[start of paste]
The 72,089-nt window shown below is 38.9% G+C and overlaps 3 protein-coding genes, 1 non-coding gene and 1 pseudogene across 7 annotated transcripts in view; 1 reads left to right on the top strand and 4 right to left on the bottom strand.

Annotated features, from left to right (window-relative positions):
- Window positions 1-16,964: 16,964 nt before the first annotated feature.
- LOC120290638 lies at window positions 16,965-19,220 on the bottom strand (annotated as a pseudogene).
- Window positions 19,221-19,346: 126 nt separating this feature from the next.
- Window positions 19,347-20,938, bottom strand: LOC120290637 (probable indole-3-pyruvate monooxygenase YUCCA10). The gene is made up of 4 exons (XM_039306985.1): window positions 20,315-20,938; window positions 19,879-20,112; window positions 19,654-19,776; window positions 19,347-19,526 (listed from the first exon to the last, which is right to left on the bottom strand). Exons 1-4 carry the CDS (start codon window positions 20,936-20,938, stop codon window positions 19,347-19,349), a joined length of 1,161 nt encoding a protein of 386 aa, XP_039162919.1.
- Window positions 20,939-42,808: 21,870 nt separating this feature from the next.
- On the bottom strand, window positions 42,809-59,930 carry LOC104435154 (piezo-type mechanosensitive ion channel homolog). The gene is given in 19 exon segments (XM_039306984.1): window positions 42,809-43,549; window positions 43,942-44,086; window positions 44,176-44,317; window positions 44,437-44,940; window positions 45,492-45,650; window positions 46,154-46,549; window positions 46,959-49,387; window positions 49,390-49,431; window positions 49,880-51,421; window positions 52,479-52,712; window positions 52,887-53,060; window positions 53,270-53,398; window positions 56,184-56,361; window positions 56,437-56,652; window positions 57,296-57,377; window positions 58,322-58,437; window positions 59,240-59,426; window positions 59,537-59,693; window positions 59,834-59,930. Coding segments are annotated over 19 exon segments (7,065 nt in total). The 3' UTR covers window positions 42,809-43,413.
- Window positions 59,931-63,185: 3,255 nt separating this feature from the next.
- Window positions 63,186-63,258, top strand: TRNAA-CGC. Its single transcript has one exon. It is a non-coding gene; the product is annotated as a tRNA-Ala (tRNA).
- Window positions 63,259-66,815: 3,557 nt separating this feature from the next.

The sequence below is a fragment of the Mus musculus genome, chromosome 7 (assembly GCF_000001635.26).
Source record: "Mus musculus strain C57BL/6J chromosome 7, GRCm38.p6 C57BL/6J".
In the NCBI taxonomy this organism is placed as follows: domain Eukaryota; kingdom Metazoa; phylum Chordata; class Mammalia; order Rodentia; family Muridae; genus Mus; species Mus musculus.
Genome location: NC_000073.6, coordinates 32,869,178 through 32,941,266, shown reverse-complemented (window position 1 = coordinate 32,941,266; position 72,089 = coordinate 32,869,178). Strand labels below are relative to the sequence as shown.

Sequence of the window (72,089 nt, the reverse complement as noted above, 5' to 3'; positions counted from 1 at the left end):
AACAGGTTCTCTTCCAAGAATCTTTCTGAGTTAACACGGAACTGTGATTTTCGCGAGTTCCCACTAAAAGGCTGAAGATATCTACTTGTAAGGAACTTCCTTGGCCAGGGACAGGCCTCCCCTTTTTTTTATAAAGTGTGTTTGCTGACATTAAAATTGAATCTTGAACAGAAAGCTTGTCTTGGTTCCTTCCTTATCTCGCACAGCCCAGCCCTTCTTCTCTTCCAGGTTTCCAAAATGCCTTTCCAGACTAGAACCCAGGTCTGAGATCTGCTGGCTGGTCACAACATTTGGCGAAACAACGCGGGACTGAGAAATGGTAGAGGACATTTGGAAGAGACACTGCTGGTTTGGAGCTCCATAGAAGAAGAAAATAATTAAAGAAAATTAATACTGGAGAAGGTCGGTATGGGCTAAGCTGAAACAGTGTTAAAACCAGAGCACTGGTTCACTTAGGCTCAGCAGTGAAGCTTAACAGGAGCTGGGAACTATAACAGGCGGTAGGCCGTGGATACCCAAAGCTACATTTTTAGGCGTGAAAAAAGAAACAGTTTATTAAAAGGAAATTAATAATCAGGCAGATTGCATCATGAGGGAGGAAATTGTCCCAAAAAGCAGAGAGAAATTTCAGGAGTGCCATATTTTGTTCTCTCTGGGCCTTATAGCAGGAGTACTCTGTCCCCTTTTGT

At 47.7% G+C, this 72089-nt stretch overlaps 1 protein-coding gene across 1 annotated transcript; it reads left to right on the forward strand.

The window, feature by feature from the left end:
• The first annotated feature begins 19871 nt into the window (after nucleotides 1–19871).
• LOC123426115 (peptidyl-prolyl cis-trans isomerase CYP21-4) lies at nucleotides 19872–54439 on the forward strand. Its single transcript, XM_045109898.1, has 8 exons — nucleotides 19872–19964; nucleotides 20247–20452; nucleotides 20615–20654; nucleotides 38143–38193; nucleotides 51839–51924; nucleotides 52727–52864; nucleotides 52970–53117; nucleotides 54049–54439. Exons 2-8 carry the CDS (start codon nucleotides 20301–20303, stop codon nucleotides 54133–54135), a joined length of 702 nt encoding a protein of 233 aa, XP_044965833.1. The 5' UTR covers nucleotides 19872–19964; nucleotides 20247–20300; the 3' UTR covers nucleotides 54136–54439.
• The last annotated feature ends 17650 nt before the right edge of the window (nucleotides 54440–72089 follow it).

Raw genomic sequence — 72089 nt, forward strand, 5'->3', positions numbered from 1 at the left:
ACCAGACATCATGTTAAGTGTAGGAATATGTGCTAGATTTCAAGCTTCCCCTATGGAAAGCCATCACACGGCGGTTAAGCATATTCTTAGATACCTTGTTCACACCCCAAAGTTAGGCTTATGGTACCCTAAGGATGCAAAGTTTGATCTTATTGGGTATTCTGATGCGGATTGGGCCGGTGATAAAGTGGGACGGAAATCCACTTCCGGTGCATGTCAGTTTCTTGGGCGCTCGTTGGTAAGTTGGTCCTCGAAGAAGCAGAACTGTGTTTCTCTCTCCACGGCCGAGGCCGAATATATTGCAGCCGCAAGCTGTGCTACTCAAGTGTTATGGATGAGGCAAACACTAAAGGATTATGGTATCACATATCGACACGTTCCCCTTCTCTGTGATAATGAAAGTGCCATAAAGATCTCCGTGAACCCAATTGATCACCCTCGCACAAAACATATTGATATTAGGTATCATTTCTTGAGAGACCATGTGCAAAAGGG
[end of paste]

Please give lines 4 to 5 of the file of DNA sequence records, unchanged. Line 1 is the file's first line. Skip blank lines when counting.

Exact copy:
- LOC120290638 lies at window positions 16,965-19,220 on the bottom strand (annotated as a pseudogene).
- Window positions 19,221-19,346: 126 nt separating this feature from the next.